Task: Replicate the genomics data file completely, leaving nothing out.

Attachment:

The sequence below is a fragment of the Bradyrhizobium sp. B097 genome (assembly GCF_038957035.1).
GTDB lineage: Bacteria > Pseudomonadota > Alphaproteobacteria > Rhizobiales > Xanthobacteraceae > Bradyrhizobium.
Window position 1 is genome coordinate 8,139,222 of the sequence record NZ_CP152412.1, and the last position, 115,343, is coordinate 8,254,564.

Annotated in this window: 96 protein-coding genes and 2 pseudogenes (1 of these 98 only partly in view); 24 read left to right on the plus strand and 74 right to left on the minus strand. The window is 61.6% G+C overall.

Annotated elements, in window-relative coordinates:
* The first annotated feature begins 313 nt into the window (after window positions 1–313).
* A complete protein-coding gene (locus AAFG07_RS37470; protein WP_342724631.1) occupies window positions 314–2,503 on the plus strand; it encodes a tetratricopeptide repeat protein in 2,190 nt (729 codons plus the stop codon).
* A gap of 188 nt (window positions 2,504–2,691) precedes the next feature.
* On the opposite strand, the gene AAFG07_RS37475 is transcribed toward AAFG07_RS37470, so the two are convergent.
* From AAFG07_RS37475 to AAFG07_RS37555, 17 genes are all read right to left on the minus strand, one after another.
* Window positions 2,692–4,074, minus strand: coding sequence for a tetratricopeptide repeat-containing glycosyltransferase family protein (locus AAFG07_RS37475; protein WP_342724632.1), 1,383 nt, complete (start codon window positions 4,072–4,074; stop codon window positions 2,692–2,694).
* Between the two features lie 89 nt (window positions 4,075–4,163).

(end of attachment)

The sequence below is a fragment of the Bradyrhizobium sp. B097 genome (assembly GCF_038957035.1).
GTDB lineage: Bacteria > Pseudomonadota > Alphaproteobacteria > Rhizobiales > Xanthobacteraceae > Bradyrhizobium.
Window position 1 is genome coordinate 8,139,222 of the sequence record NZ_CP152412.1, and the last position, 115,343, is coordinate 8,254,564.

Annotated in this window: 96 protein-coding genes and 2 pseudogenes (1 of these 98 only partly in view); 24 read left to right on the plus strand and 74 right to left on the minus strand. The window is 61.6% G+C overall.

Annotated elements, in window-relative coordinates:
* The first annotated feature begins 313 nt into the window (after window positions 1–313).
* A complete protein-coding gene (locus AAFG07_RS37470; protein WP_342724631.1) occupies window positions 314–2,503 on the plus strand; it encodes a tetratricopeptide repeat protein in 2,190 nt (729 codons plus the stop codon).
* A gap of 188 nt (window positions 2,504–2,691) precedes the next feature.
* On the opposite strand, the gene AAFG07_RS37475 is transcribed toward AAFG07_RS37470, so the two are convergent.
* From AAFG07_RS37475 to AAFG07_RS37555, 17 genes are all read right to left on the minus strand, one after another.
* Window positions 2,692–4,074, minus strand: coding sequence for a tetratricopeptide repeat-containing glycosyltransferase family protein (locus AAFG07_RS37475; protein WP_342724632.1), 1,383 nt, complete (start codon window positions 4,072–4,074; stop codon window positions 2,692–2,694).
* Between the two features lie 89 nt (window positions 4,075–4,163).